“Ground Hog Day” will have to run on fans of the movie, and perhaps, garbled and senseless (to me, a non-believer) as it was, that’s what audiences are craving these dark days in our country’s history. A feel-good, only partially funny, gigantic musical that makes no sense whatsoever. The world has gone mad in Puxitawney, Pa, and that’s the plot, such as it is.  Puxitawney is where the famous Puxitawney Phil, the ground hog who if he doesn’t see his shadow when he peaks of his hole in the ground means we’re getting six more weeks of winter. As far as I could tell, he didn’t see it. Thank god, it’s really now spring in NYC!

So, it’s Feb. 2nd and time and Ground Hog Day itself, keep repeating, repeating and repeating  in our beleaguered hero’s brain, while those townsfolk around him make merry and march and re-march and re-march. There is no end to those parading Pennsylvanians!

The music itself is also not much of anything. Tim Minchin who debuted so powerfully a few seasons back with the wonderful “Matilda”, here goes backward in time to really forgettable music and lyrics that seemed to be in a time-warp of their’ own, as if the magical “Matilda” had never happened.

And since this show was generated out of Australia, the small town PA. people are REALLY cartoons of what Pennsylvanians are like. Whatever they are, Pennsylvanians are not singing Australians, with bad American accents. And so the nightmarish cartoon juggernaut that is “Ground Hog Day” continues to roll over and distort and distort and re-distort everything in its’ path.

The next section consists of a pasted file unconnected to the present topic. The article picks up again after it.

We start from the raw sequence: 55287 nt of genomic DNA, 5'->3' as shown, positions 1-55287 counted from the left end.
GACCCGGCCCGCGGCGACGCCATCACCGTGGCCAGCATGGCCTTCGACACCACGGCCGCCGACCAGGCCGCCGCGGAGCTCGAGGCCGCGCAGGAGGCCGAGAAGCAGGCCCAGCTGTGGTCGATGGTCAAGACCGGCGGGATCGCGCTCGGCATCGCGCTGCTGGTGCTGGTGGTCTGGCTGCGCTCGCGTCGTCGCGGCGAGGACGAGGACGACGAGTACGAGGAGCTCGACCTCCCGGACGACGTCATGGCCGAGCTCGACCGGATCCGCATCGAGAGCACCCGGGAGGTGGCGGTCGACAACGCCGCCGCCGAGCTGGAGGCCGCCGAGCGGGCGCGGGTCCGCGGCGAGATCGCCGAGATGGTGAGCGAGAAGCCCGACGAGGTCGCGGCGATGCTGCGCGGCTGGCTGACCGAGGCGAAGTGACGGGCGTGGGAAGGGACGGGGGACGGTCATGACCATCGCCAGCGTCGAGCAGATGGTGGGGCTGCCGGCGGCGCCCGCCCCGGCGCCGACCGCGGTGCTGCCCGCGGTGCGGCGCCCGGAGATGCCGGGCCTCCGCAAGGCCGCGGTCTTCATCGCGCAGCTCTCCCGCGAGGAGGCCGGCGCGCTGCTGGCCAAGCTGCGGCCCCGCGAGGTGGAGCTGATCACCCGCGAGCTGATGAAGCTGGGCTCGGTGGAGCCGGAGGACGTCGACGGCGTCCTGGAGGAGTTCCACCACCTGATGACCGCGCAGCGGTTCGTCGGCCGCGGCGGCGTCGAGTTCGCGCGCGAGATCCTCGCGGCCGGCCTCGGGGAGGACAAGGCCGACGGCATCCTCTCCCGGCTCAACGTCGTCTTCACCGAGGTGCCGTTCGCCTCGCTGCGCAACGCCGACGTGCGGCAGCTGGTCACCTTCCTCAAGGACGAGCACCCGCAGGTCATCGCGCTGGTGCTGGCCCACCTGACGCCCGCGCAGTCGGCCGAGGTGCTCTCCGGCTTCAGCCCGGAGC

The Bill Murray movie couldn’t be this non-funny or garish. Oh, yes, and there aren’t any jokes. But there are lots of flying sets, one of which injured Andy Karl and may have won him a Tony. He deserved it for “Rocky,” but not for this mess.

And no, I’m not going to find the movie of “Ground Gog Day” and now watch it just to make sense of this gob-bil-di-gook. It would be just too painful. And I’m sure not funny, after what I’ve just been through with “Ground Hog Day:The Musical.” It’s like a night-mare you want to forget.

And “Amelie”! I hate to say anything negative about “Amelie”. It’s like kicking a kitten. I saw this French language movie, and I didn’t like it ,and can’t remember anything about it, except that Audrey Tautou is endlessly cute, and became a French icon of the ages. And I never could understand why. But there, like the Eifel Tower, she stands. Starring in French films of wildly varying quality. But an American musical?

And not casting a French girl in the lead? New York is NOT Paris, and good as she was in the original Natasha in “Natasha, Pierre and the Great Comet” off-Broadway in the circus tent, and Tony-nominated for “Hamilton,” as his hapless wife, Eliza, Phillipa Soo never had to utter a single word of dialogue. Both these great early successes for the now 26-year-old Soo were wordless, sung-through pop-operas and boy, can she sing!

She possesses one of the great powerhouse voices, and it’s a pleasure to listen to her over and over and over again on the CDs of “Natasha, Pierre” and “Hamilton.” But here in “Amelie:The Musical” with REAMS of trite, banalities to make cute, piquant, quixotic and adorable, she’s utterly at sea. She’s at a loss with no script OR music to bolster her as she had both so memorably in “Natasha, Pierre” and “Hamilton.” I wonder if it will even last until the Awards are handed out in June? Somehow, I doubt it. And I’m a Francophile.